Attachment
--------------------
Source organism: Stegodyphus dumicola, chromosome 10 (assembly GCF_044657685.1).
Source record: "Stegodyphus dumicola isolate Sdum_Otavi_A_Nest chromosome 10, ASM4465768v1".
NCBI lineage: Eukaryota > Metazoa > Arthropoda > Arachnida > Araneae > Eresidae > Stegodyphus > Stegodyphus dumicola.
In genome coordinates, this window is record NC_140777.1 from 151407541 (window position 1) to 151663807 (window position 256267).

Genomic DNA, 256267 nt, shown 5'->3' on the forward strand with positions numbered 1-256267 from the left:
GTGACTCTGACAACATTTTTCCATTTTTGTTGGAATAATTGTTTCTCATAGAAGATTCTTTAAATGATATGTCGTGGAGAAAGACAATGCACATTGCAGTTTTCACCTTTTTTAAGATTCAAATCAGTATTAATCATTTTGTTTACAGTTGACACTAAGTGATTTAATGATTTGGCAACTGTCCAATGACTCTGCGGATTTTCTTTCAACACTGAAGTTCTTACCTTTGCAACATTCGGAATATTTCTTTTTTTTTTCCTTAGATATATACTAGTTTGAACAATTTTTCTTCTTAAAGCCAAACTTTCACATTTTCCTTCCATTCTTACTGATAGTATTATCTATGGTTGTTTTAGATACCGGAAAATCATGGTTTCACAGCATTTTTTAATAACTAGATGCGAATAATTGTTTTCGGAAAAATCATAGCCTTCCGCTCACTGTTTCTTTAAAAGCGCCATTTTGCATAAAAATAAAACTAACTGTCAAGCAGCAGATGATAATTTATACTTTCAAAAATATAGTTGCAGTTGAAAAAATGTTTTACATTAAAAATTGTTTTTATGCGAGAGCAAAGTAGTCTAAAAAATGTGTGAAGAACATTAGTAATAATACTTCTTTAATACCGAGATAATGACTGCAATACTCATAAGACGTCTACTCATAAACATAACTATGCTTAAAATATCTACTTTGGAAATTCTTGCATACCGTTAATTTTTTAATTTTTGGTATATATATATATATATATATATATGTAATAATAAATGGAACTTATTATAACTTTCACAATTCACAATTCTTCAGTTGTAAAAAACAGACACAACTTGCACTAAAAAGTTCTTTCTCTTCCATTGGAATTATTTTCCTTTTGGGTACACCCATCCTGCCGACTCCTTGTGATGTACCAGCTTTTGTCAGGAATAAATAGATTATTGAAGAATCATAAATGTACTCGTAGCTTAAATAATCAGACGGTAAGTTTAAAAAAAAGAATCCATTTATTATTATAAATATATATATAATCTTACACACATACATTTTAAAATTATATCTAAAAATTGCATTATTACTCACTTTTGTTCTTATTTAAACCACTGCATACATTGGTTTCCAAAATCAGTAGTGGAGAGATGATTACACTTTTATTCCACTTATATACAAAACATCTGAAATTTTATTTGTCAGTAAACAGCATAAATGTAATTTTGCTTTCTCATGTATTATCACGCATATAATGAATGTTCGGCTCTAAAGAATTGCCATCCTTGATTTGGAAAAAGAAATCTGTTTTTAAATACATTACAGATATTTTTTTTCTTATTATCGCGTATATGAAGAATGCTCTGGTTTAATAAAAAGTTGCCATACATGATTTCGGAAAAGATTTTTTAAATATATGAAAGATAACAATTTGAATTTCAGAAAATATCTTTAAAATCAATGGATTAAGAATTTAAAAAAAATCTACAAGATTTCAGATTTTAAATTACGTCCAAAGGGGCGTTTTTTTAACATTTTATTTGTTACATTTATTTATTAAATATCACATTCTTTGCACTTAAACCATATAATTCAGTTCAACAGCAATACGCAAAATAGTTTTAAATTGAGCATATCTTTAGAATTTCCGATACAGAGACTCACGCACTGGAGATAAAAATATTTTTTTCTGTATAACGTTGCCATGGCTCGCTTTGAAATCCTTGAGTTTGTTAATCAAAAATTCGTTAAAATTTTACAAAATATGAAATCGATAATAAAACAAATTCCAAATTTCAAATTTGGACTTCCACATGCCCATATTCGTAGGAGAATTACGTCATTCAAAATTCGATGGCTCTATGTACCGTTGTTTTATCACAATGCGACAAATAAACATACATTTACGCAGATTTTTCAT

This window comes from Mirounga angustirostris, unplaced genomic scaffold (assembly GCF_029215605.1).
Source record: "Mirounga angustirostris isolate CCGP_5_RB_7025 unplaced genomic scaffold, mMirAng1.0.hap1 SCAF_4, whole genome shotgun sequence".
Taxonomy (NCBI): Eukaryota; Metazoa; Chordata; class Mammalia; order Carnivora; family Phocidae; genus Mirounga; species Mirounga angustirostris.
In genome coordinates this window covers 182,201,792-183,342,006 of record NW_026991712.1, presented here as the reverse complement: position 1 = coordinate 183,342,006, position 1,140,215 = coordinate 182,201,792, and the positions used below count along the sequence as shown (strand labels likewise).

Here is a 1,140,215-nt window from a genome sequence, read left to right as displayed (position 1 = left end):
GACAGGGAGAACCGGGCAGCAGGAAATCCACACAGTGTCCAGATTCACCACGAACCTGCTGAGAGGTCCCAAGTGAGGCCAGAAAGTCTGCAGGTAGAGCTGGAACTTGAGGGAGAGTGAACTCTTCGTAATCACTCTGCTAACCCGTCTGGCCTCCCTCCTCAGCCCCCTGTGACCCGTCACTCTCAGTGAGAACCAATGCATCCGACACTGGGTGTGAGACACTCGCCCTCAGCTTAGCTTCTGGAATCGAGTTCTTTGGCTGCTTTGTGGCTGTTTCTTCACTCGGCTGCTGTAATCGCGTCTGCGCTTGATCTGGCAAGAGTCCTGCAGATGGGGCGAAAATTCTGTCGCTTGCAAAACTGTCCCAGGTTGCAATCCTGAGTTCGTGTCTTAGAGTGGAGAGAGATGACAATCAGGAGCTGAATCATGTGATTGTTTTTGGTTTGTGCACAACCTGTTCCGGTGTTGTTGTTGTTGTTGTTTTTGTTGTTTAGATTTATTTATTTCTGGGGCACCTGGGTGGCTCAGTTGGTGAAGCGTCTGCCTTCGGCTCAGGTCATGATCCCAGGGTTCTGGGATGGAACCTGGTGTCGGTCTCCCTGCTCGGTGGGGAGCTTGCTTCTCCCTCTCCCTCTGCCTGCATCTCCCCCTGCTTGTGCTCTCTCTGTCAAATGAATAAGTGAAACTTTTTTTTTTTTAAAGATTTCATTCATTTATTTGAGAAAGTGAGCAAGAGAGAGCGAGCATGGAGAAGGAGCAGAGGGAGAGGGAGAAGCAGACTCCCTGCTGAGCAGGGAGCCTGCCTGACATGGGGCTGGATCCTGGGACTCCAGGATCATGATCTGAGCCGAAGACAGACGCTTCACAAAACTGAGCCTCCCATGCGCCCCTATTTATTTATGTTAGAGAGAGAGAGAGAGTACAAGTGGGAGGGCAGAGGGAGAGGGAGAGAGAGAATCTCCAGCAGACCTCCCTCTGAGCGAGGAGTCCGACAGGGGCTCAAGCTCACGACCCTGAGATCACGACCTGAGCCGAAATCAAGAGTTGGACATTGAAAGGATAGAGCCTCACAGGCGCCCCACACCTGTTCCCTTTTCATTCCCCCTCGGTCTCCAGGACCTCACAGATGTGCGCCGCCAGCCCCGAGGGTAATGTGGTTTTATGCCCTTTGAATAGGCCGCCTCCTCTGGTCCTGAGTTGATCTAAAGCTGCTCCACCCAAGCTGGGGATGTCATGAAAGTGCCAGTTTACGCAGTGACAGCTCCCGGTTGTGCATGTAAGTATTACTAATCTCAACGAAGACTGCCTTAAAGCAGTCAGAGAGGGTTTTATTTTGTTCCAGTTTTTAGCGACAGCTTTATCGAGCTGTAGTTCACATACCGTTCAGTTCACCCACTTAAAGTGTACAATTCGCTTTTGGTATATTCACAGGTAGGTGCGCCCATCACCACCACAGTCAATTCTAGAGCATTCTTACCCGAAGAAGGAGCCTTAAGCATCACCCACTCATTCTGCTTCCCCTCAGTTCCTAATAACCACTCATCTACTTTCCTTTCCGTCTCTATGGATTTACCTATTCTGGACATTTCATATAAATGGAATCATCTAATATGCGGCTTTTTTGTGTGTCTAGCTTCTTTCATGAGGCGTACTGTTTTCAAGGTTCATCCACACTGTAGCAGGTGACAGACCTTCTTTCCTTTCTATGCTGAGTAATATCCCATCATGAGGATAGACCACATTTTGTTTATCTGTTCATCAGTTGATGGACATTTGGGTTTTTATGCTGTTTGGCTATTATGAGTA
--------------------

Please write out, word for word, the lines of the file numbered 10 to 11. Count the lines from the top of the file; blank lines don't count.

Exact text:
In genome coordinates this window covers 182,201,792-183,342,006 of record NW_026991712.1, presented here as the reverse complement: position 1 = coordinate 183,342,006, position 1,140,215 = coordinate 182,201,792, and the positions used below count along the sequence as shown (strand labels likewise).

Here is a 1,140,215-nt window from a genome sequence, read left to right as displayed (position 1 = left end):